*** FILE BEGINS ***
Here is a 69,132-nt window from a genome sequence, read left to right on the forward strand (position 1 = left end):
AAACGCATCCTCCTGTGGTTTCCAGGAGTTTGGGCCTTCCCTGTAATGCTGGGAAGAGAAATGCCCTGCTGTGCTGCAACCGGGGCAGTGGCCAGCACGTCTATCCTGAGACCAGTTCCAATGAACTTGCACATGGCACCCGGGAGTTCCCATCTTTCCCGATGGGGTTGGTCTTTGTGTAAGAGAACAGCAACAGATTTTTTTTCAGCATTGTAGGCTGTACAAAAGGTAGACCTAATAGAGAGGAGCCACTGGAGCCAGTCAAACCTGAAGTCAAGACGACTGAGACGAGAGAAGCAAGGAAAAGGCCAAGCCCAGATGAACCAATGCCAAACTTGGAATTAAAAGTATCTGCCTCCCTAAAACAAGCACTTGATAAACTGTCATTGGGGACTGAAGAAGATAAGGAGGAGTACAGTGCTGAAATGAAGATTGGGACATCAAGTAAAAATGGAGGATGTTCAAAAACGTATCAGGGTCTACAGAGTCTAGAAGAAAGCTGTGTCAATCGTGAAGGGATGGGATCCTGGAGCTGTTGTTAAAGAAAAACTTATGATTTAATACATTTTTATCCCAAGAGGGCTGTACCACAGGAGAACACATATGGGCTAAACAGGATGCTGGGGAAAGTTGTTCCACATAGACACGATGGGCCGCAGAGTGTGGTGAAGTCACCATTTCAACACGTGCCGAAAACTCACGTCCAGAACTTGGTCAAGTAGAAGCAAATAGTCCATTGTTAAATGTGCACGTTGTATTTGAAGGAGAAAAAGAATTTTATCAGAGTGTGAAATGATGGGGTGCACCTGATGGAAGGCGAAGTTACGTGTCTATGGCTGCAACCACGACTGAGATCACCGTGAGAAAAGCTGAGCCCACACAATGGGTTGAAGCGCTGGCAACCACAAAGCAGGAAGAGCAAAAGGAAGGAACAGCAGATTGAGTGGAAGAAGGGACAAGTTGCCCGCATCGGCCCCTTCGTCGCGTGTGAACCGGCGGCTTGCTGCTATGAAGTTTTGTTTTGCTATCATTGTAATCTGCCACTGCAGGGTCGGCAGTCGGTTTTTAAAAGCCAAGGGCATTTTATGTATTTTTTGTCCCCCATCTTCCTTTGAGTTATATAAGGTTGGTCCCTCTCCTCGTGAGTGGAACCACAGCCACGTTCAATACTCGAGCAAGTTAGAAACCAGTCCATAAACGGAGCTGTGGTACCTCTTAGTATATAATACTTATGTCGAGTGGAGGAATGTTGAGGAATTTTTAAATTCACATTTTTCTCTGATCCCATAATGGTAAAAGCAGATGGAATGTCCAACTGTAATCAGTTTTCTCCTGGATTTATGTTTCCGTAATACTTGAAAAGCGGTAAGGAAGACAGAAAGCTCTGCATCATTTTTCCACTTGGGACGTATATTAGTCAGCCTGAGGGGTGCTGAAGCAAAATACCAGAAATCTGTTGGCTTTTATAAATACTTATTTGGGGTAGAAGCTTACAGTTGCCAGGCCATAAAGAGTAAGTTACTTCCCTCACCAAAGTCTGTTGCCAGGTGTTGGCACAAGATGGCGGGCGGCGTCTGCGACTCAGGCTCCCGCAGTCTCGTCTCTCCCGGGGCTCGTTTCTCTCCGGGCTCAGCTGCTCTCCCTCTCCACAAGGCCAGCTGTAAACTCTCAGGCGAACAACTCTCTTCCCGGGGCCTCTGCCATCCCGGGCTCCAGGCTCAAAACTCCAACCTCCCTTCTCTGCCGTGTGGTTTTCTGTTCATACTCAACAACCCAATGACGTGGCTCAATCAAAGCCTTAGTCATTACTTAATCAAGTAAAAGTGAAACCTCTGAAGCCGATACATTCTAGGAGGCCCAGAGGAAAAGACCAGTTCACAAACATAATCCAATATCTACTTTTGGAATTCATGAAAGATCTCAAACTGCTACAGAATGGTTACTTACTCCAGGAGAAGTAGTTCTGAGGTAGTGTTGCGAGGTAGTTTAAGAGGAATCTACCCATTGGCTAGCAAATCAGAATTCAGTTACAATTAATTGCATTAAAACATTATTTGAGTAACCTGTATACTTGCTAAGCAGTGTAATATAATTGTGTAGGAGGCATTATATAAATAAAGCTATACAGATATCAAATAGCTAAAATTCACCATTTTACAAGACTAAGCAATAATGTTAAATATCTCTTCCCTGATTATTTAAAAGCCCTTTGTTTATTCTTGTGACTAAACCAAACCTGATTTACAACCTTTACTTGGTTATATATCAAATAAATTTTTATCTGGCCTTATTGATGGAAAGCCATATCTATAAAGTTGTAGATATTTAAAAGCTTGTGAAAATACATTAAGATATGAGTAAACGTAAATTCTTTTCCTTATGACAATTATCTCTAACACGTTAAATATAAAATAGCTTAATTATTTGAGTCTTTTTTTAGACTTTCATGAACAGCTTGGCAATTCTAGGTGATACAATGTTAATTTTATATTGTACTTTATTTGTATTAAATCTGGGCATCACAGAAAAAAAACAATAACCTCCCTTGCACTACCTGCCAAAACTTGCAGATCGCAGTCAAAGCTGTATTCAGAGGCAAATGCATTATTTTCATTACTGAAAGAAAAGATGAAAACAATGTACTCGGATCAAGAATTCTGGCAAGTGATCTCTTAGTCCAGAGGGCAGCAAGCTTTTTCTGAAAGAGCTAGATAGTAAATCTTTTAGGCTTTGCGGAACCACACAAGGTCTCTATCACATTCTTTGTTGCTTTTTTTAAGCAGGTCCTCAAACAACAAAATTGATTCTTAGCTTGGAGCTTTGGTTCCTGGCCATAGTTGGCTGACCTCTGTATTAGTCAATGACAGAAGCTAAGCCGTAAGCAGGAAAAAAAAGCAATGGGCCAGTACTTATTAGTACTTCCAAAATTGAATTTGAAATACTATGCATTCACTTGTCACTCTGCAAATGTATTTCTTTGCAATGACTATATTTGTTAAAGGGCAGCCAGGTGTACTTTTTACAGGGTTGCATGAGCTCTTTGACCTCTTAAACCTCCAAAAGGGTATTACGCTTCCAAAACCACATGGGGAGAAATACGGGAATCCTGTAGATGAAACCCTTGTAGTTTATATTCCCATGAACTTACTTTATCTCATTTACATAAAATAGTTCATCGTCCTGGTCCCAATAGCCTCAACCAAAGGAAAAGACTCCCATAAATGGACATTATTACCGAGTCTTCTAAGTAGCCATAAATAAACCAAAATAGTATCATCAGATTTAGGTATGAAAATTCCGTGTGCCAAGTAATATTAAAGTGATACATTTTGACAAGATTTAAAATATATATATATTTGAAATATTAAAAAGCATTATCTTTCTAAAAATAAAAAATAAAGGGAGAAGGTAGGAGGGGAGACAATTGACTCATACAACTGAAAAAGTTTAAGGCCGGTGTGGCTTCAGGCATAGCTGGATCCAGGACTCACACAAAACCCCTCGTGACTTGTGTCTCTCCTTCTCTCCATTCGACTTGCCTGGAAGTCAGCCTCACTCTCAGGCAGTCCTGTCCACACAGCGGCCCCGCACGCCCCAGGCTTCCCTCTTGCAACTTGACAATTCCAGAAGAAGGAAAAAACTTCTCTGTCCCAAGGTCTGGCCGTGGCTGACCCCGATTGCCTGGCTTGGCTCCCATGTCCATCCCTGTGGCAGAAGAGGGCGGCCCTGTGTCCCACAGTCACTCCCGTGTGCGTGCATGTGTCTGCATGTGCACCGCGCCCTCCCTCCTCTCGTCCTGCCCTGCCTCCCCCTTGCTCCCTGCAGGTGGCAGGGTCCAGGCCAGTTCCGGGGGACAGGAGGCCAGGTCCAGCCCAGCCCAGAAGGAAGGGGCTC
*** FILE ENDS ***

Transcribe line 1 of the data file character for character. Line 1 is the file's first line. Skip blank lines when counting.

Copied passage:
Here is a 69,132-nt window from a genome sequence, read left to right on the forward strand (position 1 = left end):